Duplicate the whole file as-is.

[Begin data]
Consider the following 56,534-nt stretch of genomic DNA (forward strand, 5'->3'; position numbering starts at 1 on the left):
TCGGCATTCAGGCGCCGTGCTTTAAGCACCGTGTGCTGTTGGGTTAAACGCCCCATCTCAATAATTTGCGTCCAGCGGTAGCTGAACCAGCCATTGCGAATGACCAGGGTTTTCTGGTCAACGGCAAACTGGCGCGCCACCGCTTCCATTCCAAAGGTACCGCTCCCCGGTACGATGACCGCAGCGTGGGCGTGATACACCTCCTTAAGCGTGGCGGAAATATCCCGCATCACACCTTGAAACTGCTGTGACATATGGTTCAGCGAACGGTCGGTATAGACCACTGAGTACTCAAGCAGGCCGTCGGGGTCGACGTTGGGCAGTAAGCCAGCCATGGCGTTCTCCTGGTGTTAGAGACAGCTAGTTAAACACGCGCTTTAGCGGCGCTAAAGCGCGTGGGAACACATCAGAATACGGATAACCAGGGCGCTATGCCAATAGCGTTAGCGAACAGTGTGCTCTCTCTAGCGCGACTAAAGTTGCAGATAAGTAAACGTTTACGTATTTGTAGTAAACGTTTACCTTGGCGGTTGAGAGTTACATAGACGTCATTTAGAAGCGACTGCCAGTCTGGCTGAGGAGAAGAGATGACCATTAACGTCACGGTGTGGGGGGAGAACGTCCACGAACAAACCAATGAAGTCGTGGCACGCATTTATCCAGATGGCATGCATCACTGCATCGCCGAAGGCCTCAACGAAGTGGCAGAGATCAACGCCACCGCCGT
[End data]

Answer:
Consider the following 56,534-nt stretch of genomic DNA (forward strand, 5'->3'; position numbering starts at 1 on the left):
TCGGCATTCAGGCGCCGTGCTTTAAGCACCGTGTGCTGTTGGGTTAAACGCCCCATCTCAATAATTTGCGTCCAGCGGTAGCTGAACCAGCCATTGCGAATGACCAGGGTTTTCTGGTCAACGGCAAACTGGCGCGCCACCGCTTCCATTCCAAAGGTACCGCTCCCCGGTACGATGACCGCAGCGTGGGCGTGATACACCTCCTTAAGCGTGGCGGAAATATCCCGCATCACACCTTGAAACTGCTGTGACATATGGTTCAGCGAACGGTCGGTATAGACCACTGAGTACTCAAGCAGGCCGTCGGGGTCGACGTTGGGCAGTAAGCCAGCCATGGCGTTCTCCTGGTGTTAGAGACAGCTAGTTAAACACGCGCTTTAGCGGCGCTAAAGCGCGTGGGAACACATCAGAATACGGATAACCAGGGCGCTATGCCAATAGCGTTAGCGAACAGTGTGCTCTCTCTAGCGCGACTAAAGTTGCAGATAAGTAAACGTTTACGTATTTGTAGTAAACGTTTACCTTGGCGGTTGAGAGTTACATAGACGTCATTTAGAAGCGACTGCCAGTCTGGCTGAGGAGAAGAGATGACCATTAACGTCACGGTGTGGGGGGAGAACGTCCACGAACAAACCAATGAAGTCGTGGCACGCATTTATCCAGATGGCATGCATCACTGCATCGCCGAAGGCCTCAACGAAGTGGCAGAGATCAACGCCACCGCCGT